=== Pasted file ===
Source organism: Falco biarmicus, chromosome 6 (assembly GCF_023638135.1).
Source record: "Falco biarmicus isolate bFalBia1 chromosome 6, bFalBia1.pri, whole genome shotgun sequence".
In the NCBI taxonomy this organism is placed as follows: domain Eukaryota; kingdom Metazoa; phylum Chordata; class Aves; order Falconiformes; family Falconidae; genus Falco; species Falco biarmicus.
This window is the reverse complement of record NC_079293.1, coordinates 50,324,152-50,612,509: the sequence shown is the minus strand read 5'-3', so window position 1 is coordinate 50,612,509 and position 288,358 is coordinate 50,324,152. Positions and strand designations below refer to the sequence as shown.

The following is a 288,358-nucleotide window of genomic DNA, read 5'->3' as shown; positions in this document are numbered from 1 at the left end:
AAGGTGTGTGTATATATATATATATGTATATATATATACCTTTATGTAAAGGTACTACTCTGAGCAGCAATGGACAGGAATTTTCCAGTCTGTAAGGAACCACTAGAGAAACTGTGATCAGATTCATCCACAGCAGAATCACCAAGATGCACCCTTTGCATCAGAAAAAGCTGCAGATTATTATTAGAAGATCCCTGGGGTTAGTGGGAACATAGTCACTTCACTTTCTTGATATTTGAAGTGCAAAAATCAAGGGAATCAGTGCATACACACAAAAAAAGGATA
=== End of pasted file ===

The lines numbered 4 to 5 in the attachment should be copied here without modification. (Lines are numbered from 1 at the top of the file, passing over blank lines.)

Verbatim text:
This window is the reverse complement of record NC_079293.1, coordinates 50,324,152-50,612,509: the sequence shown is the minus strand read 5'-3', so window position 1 is coordinate 50,612,509 and position 288,358 is coordinate 50,324,152. Positions and strand designations below refer to the sequence as shown.

The following is a 288,358-nucleotide window of genomic DNA, read 5'->3' as shown; positions in this document are numbered from 1 at the left end: